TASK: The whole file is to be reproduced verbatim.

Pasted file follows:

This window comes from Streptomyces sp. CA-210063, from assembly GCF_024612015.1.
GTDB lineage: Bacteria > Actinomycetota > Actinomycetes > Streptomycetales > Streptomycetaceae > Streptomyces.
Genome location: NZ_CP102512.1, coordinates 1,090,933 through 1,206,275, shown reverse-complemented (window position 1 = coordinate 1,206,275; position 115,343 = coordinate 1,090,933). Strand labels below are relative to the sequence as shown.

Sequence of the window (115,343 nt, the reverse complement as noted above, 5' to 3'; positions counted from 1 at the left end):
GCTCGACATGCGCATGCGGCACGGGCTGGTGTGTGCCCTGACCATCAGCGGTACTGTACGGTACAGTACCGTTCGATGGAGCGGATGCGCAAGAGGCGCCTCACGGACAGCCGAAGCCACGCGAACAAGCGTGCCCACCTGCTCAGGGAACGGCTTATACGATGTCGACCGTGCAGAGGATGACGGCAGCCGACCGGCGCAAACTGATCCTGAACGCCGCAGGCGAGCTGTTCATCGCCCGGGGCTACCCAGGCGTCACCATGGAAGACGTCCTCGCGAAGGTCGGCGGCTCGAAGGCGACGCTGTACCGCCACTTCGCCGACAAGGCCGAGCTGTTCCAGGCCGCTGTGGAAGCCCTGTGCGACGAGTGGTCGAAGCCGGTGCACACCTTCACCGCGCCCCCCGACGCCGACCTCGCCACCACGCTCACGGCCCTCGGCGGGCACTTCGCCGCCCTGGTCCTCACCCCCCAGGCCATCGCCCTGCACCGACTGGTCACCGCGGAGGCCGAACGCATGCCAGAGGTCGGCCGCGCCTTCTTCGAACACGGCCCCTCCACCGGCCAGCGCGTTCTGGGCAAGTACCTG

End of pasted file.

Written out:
This window comes from Streptomyces sp. CA-210063, from assembly GCF_024612015.1.
GTDB lineage: Bacteria > Actinomycetota > Actinomycetes > Streptomycetales > Streptomycetaceae > Streptomyces.
Genome location: NZ_CP102512.1, coordinates 1,090,933 through 1,206,275, shown reverse-complemented (window position 1 = coordinate 1,206,275; position 115,343 = coordinate 1,090,933). Strand labels below are relative to the sequence as shown.

Sequence of the window (115,343 nt, the reverse complement as noted above, 5' to 3'; positions counted from 1 at the left end):
GCTCGACATGCGCATGCGGCACGGGCTGGTGTGTGCCCTGACCATCAGCGGTACTGTACGGTACAGTACCGTTCGATGGAGCGGATGCGCAAGAGGCGCCTCACGGACAGCCGAAGCCACGCGAACAAGCGTGCCCACCTGCTCAGGGAACGGCTTATACGATGTCGACCGTGCAGAGGATGACGGCAGCCGACCGGCGCAAACTGATCCTGAACGCCGCAGGCGAGCTGTTCATCGCCCGGGGCTACCCAGGCGTCACCATGGAAGACGTCCTCGCGAAGGTCGGCGGCTCGAAGGCGACGCTGTACCGCCACTTCGCCGACAAGGCCGAGCTGTTCCAGGCCGCTGTGGAAGCCCTGTGCGACGAGTGGTCGAAGCCGGTGCACACCTTCACCGCGCCCCCCGACGCCGACCTCGCCACCACGCTCACGGCCCTCGGCGGGCACTTCGCCGCCCTGGTCCTCACCCCCCAGGCCATCGCCCTGCACCGACTGGTCACCGCGGAGGCCGAACGCATGCCAGAGGTCGGCCGCGCCTTCTTCGAACACGGCCCCTCCACCGGCCAGCGCGTTCTGGGCAAGTACCTG